While Catalina was living in Durham House after Prince Arthur’s death, King Henry VII and his son, Prince Harry lived at Whitehall Palace. This is where Catalina was betrothed to Prince Henry.
Today, the only remaining part of Whitehall Palace is the Banqueting House. You can visit for only £7.50. While there, you can lay out on one of their bean bag chairs and gaze up at the ceiling with frescos painted by Dutch artist Peter Paul Rubens. If you have a big event coming up, you can even rent out the venue!
“We were married within the walls of Greenwich Palace in the church of the Friars Observant, with only three witnesses and half a dozen people present.” (pg 260)
This is where Catalina and Prince Harry get married in June 1509.
Unfortunately, you cannot visit the Greenwich Palace as it once stood. The palace was damaged, then temporarily turned into a prisoner of war camp, then into the Naval Hospital, and is now part of University of Greenwich. However, the Queen’s House, which was built in the 17th century, commissioned by King James I, is available to visit today. Tickets are free, and you can visit some of their exhibits like the Armada Portrait of Elizabeth or take their guided tour and learn all about the royal history of Greenwich. During this time of COVID, you can even book a table in a dome and enjoy lunch, dinner or afternoon tea right outside of the Queen’s House.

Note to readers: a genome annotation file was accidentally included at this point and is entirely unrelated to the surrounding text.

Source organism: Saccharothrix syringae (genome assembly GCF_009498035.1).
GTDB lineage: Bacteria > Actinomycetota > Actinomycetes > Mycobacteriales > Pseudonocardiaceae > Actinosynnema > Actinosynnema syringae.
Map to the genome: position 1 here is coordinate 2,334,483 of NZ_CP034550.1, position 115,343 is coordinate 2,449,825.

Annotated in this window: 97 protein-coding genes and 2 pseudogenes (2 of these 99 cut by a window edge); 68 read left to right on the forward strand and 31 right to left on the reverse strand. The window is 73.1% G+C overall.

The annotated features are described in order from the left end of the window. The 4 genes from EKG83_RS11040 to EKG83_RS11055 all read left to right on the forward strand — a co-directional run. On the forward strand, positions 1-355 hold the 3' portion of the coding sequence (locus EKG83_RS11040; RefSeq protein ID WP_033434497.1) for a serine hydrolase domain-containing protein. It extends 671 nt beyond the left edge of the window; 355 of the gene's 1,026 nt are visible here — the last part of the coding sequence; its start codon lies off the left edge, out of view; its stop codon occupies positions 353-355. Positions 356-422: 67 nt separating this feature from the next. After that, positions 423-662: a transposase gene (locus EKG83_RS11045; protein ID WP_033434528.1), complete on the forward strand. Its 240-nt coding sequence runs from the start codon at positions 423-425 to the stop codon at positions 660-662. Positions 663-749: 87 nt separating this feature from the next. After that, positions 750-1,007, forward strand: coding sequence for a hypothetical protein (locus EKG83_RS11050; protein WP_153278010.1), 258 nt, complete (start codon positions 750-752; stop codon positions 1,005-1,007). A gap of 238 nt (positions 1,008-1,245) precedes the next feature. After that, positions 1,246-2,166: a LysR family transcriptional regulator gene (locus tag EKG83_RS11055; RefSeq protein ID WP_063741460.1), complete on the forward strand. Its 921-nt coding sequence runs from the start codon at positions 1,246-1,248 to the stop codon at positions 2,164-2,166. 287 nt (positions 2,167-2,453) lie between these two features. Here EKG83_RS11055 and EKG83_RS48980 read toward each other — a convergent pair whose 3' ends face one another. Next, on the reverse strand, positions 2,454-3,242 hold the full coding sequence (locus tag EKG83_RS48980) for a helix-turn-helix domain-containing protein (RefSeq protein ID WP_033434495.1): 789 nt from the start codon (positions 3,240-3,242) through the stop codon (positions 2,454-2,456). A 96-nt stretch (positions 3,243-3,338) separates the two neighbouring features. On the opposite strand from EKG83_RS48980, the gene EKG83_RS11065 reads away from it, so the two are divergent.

“The winter sun was low and red over the rounded hills as they rattled through the great gate that pierced the stone wall around Ludlow.” (pg 88)
Prince Arthur and Catalina honeymoon here in 1502. At this point they had forgiven each other for acting cruelly and were falling madly in love with each other. To the point where they would sneak into each other’s rooms at night.
“The summer was here, Catalina was here, but Arthur was cold in the dark vault of Worcester Cathedral.” (pg 161)
This is where Prince Arthur was buried after he passes from “the sweat”.
You can visit Worcester Cathedral today, about 2.5 hours from London by car. While visiting, you can see Prince Arthur’s chantry, which survived to this day, and can be found to the right of the High Altar. While you visit, you can also climb the Cathedral Towerr for £5 and overlook the city and the River Severn. Then stop by the Cloister Cafe and finish your visit with some tea.
Our Lady of Walsingham Shrine
“Katherine was on her knees at the shrine of Our Lady of Walsingham, her eyes fixed on the smiling statue of the Mother of Christ, but seeing nothing.” (pg 386)
This is where Katherine promised Kind Henry VIII that she would visit to give thanks when she is with child again, after her other son died. A while later, after she beats the Scots, she knows she is pregnant and makes the trip to this shrine in the Autumn of 1513.
Today, in the village of Walsingham, the shrine has been restored and is a place of pilgrimage for many Christians. You can visit the beautiful grounds and church of The Shrine of Our Lady of Walsingham, as a pilgrim, or as a curious tourist. To see the ruins of the original Our Lady of Walsingham, go to the Walsingham Abbey grounds with a £5.50 admission fee.